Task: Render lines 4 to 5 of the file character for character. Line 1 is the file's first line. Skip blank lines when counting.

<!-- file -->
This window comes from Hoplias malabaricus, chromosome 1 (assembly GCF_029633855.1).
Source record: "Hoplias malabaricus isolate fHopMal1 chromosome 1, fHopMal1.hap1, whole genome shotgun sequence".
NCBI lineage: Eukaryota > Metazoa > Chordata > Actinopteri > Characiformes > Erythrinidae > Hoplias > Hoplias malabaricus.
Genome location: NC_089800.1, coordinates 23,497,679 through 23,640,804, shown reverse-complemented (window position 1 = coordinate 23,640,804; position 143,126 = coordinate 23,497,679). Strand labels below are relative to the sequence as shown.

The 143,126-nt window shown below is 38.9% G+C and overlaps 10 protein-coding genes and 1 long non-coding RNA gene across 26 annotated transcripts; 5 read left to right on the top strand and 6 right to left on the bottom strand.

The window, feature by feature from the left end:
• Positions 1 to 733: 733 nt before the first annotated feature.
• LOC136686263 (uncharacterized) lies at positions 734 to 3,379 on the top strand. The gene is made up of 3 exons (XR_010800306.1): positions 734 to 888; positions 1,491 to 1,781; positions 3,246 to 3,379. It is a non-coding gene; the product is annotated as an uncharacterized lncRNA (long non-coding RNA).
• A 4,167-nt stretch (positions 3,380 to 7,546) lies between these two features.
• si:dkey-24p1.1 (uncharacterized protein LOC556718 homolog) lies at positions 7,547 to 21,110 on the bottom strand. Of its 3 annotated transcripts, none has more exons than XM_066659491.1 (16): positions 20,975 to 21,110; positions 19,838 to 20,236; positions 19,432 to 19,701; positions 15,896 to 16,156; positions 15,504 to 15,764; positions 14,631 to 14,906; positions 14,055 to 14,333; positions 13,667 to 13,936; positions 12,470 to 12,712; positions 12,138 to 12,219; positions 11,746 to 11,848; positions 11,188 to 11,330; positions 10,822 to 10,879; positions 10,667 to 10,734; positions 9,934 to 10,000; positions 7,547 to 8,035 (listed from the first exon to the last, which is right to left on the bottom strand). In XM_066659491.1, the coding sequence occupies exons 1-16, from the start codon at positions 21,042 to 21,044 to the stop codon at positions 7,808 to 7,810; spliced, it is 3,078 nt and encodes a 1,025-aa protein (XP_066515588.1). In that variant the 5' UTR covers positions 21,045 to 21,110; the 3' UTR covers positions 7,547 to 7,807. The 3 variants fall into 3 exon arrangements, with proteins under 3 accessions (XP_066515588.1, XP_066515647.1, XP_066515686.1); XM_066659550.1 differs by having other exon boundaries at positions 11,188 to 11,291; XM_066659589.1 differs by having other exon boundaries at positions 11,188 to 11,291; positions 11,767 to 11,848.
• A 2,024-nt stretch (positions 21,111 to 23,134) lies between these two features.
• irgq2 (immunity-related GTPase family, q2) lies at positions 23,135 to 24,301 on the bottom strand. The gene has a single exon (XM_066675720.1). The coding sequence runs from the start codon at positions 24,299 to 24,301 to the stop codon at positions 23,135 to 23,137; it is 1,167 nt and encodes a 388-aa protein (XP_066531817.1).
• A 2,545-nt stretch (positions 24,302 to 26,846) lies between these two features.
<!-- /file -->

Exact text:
Genome location: NC_089800.1, coordinates 23,497,679 through 23,640,804, shown reverse-complemented (window position 1 = coordinate 23,640,804; position 143,126 = coordinate 23,497,679). Strand labels below are relative to the sequence as shown.

The 143,126-nt window shown below is 38.9% G+C and overlaps 10 protein-coding genes and 1 long non-coding RNA gene across 26 annotated transcripts; 5 read left to right on the top strand and 6 right to left on the bottom strand.